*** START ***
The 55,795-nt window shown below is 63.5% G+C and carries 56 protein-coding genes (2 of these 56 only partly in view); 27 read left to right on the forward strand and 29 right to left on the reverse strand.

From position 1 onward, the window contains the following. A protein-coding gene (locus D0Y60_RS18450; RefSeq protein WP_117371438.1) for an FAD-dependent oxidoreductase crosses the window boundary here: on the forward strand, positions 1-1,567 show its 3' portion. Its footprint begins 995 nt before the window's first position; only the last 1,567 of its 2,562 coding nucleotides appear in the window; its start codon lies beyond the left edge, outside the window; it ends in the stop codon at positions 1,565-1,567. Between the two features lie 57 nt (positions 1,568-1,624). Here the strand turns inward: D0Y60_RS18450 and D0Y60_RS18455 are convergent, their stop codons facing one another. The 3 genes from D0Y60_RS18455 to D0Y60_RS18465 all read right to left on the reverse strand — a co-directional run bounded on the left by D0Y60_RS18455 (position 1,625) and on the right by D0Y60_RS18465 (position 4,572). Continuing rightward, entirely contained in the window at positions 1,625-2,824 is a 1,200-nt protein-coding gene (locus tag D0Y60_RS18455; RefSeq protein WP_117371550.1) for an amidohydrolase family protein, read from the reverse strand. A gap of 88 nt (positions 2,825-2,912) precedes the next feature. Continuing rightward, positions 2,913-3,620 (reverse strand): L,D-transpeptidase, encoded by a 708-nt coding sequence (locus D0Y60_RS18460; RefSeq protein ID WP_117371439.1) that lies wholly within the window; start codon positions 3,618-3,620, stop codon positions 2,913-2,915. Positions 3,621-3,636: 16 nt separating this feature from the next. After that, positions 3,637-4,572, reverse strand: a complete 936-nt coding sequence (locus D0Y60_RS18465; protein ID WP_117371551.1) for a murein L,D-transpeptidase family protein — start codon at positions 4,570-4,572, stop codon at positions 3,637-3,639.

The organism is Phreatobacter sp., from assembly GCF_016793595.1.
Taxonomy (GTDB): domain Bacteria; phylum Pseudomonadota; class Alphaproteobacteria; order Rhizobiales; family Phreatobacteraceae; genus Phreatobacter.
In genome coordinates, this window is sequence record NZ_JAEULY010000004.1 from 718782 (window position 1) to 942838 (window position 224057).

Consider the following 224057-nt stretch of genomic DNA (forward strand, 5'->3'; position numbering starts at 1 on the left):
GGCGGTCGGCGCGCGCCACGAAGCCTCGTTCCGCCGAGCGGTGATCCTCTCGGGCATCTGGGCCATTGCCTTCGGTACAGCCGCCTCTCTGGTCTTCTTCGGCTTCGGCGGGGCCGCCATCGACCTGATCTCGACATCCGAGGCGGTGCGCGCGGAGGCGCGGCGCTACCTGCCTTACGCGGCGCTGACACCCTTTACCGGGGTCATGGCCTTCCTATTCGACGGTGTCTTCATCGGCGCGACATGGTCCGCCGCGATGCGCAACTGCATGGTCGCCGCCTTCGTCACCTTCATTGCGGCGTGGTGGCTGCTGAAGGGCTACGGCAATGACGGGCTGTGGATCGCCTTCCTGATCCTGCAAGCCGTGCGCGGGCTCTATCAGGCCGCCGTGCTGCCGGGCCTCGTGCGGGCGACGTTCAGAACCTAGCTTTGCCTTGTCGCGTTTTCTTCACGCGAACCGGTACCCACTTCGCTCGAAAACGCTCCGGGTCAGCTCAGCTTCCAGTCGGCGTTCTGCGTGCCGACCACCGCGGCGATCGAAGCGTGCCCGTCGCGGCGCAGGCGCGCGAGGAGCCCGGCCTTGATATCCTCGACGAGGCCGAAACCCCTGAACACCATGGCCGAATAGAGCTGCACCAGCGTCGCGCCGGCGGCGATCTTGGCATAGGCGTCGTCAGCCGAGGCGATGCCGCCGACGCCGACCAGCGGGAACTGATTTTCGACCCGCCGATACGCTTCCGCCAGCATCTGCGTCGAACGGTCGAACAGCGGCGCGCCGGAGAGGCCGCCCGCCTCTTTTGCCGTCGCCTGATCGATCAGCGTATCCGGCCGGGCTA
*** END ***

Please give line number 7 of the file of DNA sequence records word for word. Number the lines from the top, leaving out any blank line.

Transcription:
GGCGGTCGGCGCGCGCCACGAAGCCTCGTTCCGCCGAGCGGTGATCCTCTCGGGCATCTGGGCCATTGCCTTCGGTACAGCCGCCTCTCTGGTCTTCTTCGGCTTCGGCGGGGCCGCCATCGACCTGATCTCGACATCCGAGGCGGTGCGCGCGGAGGCGCGGCGCTACCTGCCTTACGCGGCGCTGACACCCTTTACCGGGGTCATGGCCTTCCTATTCGACGGTGTCTTCATCGGCGCGACATGGTCCGCCGCGATGCGCAACTGCATGGTCGCCGCCTTCGTCACCTTCATTGCGGCGTGGTGGCTGCTGAAGGGCTACGGCAATGACGGGCTGTGGATCGCCTTCCTGATCCTGCAAGCCGTGCGCGGGCTCTATCAGGCCGCCGTGCTGCCGGGCCTCGTGCGGGCGACGTTCAGAACCTAGCTTTGCCTTGTCGCGTTTTCTTCACGCGAACCGGTACCCACTTCGCTCGAAAACGCTCCGGGTCAGCTCAGCTTCCAGTCGGCGTTCTGCGTGCCGACCACCGCGGCGATCGAAGCGTGCCCGTCGCGGCGCAGGCGCGCGAGGAGCCCGGCCTTGATATCCTCGACGAGGCCGAAACCCCTGAACACCATGGCCGAATAGAGCTGCACCAGCGTCGCGCCGGCGGCGATCTTGGCATAGGCGTCGTCAGCCGAGGCGATGCCGCCGACGCCGACCAGCGGGAACTGATTTTCGACCCGCCGATACGCTTCCGCCAGCATCTGCGTCGAACGGTCGAACAGCGGCGCGCCGGAGAGGCCGCCCGCCTCTTTTGCCGTCGCCTGATCGATCAGCGTATCCGGCCGGGCTA